Hobson's Choice: A Game Simulation about Homelessness
Hobson's choice is a game about homelessness and how difficult it is to get off the streets and leave the situation of homelessness. The game is text based and gives students opportunities to make choices that an average homeless person would have to make. There are several outcomes and possibilities that are possible. It allows students to see their current situation, gives them realistic choices to try to solve the situation, and then tracks all their decisions in the game.
After completing this simulation the learner should be able to:
- Define what is meant by the term Hobson's Choice.
- Explain some of the challenges faced by people facing homelessness.
- Compare and contrast individual and structural causes of homelessness.
Context for Use
This simulation works well in a class situation where there has been some type of introduction to poverty and/or homelessness. It is a great teaching tool for helping student move beyond "Blaming the Victim". It does require internet access and works well if done in groups where students make decisions together and discuss the outcomes in a classroom/lab setting. It is a more powerful teaching tool when students work together in teams to select. It can also be assigned as a take home assignment if the student has access to a computer and the internet. Finally, a faculty member could also use it in a large class and make the game available on a computer screen. Students can still participate in the game as a group and discussions on homelessness can be aided by the activity. There are no special skills required to complete this activty. It is recommended that students play the game at least three times to experience the various ways that choices impact the chances of leaving homelessness. Instructor should have a recording sheet where students can record their final outcomes and an opportunity for written reflection prior to clas discussion. As long as there is a computer with internet access, this activity can be adapted for any type of college classroom including distance learning courses. This is a great activity for an introductory level course.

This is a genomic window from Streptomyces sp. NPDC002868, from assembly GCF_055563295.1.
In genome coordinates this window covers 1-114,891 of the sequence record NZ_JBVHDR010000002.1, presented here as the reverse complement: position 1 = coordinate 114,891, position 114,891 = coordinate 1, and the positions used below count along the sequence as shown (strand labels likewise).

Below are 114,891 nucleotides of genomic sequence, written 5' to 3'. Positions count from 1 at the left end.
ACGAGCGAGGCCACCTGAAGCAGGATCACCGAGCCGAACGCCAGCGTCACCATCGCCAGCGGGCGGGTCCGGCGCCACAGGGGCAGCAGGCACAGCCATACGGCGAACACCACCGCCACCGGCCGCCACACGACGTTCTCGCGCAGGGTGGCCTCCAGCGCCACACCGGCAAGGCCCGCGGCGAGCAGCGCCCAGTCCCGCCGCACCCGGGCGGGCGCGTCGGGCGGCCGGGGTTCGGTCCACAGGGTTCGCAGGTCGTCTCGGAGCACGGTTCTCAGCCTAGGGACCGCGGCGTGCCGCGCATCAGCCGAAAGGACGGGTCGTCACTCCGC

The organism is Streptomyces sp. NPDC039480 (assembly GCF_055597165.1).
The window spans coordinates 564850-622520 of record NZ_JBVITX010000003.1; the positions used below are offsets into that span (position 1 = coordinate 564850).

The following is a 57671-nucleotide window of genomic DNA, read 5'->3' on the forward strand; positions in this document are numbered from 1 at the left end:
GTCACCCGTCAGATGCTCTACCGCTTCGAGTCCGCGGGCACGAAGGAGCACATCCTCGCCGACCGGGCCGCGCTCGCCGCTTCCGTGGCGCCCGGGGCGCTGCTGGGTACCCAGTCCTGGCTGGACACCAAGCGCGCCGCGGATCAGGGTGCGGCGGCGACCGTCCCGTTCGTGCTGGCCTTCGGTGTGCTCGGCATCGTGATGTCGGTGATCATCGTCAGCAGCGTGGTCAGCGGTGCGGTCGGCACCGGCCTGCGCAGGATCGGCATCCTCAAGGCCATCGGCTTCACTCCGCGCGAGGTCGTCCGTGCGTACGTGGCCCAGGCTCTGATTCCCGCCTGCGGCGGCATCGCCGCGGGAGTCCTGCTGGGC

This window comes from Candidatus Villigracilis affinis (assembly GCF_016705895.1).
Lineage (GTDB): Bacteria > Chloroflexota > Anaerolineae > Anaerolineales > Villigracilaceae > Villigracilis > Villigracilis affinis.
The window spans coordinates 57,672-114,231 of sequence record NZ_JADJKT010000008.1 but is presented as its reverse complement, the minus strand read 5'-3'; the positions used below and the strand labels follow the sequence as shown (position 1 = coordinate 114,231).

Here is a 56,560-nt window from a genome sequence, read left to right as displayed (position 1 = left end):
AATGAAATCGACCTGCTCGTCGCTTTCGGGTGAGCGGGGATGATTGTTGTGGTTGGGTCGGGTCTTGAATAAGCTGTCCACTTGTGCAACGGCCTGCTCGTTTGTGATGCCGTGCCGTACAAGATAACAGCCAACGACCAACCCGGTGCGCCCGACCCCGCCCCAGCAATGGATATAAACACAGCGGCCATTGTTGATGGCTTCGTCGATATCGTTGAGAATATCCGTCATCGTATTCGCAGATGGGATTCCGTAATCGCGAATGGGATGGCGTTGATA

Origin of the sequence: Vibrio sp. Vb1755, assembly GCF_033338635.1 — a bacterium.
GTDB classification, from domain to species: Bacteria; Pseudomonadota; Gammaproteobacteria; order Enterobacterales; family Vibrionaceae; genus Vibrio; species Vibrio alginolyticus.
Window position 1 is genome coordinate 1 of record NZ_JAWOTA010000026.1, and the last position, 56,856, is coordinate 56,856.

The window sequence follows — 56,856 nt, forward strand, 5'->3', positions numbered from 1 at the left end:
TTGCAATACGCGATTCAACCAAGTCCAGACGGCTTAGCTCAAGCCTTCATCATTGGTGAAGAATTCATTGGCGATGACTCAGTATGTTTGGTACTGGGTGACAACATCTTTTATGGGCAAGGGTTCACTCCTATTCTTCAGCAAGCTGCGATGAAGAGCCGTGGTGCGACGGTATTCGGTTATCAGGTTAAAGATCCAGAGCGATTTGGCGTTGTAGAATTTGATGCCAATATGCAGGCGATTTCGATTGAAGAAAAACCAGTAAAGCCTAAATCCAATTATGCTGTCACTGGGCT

Description and Teaching Materials
In working with this in a classroom setting the link to the game and a link to major resources on homelessness are helpful to students. The instructor may want to develop a reflection activity where students can write their reflections on the experience and discuss to what level the game is realistic. The game could also be used to have a discussion on how simulations in sociology are difficult because depicting real world situations with numerous possibilities and variables is difficult to siumulate.
See link to simulation in resources below.
Teaching Notes and Tips
This assignment can be used in various ways and is easily adapted to all class sizes. It can also be assigned as an out of class activity. The best use of this activity is class based with partners or groups doing the simulation together. There needs to be an opportunity to discuss and reflect on the materials at the end of the simulation. Students often find the game frustrating and will often skip to the suicide option. You may want to develop rules that prevent them from taking this option until after so many attempts to exit homelessness.
This activity specifically addresses students understanding of blaming the victim and the difference between individual causes versus structural causes of homelessness. One form of assessment would be a pre-assessment where the instructor asks the students to list some of the causes for homelessness. At the conclusion of the simulation and reflection, a post-assessment asking the same question could be compared. Another form of assessment is to place a follow up essay question on a midterm or final asking students to explain how this game can be used to understand the sociological imagination or various issues concerning homelessness.
References and Resources
Link the game (Relatively new site)
Hobson's Choice Simulation
Resource on Homelessness:
National Homeless Data and Resources
This is the website and organization that developed the simulation:
Developers of the Simulation